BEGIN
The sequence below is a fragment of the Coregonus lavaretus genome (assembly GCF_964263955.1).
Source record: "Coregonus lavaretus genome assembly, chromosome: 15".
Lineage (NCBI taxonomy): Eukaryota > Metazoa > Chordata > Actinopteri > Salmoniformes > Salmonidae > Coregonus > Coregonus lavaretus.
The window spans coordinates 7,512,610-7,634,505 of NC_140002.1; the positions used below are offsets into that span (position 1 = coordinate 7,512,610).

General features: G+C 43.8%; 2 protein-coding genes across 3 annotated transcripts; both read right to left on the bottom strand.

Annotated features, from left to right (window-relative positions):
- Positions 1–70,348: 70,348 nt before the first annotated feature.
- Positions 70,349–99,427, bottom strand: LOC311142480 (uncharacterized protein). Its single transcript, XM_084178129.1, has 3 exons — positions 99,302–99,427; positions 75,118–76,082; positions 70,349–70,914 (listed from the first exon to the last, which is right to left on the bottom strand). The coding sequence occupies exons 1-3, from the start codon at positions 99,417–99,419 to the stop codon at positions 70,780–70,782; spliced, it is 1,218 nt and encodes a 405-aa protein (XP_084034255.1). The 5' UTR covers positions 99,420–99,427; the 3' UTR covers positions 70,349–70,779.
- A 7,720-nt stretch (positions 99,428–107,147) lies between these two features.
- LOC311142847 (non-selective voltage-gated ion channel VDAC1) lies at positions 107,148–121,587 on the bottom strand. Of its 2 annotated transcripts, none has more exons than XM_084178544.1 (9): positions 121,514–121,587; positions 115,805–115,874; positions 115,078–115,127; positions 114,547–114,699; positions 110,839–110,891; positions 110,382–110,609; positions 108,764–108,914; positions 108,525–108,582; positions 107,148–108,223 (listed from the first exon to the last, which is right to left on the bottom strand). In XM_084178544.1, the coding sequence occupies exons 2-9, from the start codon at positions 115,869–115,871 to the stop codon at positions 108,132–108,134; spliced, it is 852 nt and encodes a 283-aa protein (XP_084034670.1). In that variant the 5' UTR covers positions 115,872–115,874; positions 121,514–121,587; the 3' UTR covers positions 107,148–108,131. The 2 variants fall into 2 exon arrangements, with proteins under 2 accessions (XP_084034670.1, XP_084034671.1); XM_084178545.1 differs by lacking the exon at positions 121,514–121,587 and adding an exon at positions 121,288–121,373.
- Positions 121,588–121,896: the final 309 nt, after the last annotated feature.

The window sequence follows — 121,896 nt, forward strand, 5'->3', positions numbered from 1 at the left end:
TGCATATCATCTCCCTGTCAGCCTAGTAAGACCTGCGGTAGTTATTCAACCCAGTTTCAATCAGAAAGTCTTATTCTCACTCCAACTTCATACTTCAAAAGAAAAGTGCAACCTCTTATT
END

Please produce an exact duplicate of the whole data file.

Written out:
The sequence below is a fragment of the Coregonus lavaretus genome (assembly GCF_964263955.1).
Source record: "Coregonus lavaretus genome assembly, chromosome: 15".
Lineage (NCBI taxonomy): Eukaryota > Metazoa > Chordata > Actinopteri > Salmoniformes > Salmonidae > Coregonus > Coregonus lavaretus.
The window spans coordinates 7,512,610-7,634,505 of NC_140002.1; the positions used below are offsets into that span (position 1 = coordinate 7,512,610).

General features: G+C 43.8%; 2 protein-coding genes across 3 annotated transcripts; both read right to left on the bottom strand.

Annotated features, from left to right (window-relative positions):
- Positions 1–70,348: 70,348 nt before the first annotated feature.
- Positions 70,349–99,427, bottom strand: LOC311142480 (uncharacterized protein). Its single transcript, XM_084178129.1, has 3 exons — positions 99,302–99,427; positions 75,118–76,082; positions 70,349–70,914 (listed from the first exon to the last, which is right to left on the bottom strand). The coding sequence occupies exons 1-3, from the start codon at positions 99,417–99,419 to the stop codon at positions 70,780–70,782; spliced, it is 1,218 nt and encodes a 405-aa protein (XP_084034255.1). The 5' UTR covers positions 99,420–99,427; the 3' UTR covers positions 70,349–70,779.
- A 7,720-nt stretch (positions 99,428–107,147) lies between these two features.
- LOC311142847 (non-selective voltage-gated ion channel VDAC1) lies at positions 107,148–121,587 on the bottom strand. Of its 2 annotated transcripts, none has more exons than XM_084178544.1 (9): positions 121,514–121,587; positions 115,805–115,874; positions 115,078–115,127; positions 114,547–114,699; positions 110,839–110,891; positions 110,382–110,609; positions 108,764–108,914; positions 108,525–108,582; positions 107,148–108,223 (listed from the first exon to the last, which is right to left on the bottom strand). In XM_084178544.1, the coding sequence occupies exons 2-9, from the start codon at positions 115,869–115,871 to the stop codon at positions 108,132–108,134; spliced, it is 852 nt and encodes a 283-aa protein (XP_084034670.1). In that variant the 5' UTR covers positions 115,872–115,874; positions 121,514–121,587; the 3' UTR covers positions 107,148–108,131. The 2 variants fall into 2 exon arrangements, with proteins under 2 accessions (XP_084034670.1, XP_084034671.1); XM_084178545.1 differs by lacking the exon at positions 121,514–121,587 and adding an exon at positions 121,288–121,373.
- Positions 121,588–121,896: the final 309 nt, after the last annotated feature.

The window sequence follows — 121,896 nt, forward strand, 5'->3', positions numbered from 1 at the left end:
TGCATATCATCTCCCTGTCAGCCTAGTAAGACCTGCGGTAGTTATTCAACCCAGTTTCAATCAGAAAGTCTTATTCTCACTCCAACTTCATACTTCAAAAGAAAAGTGCAACCTCTTATT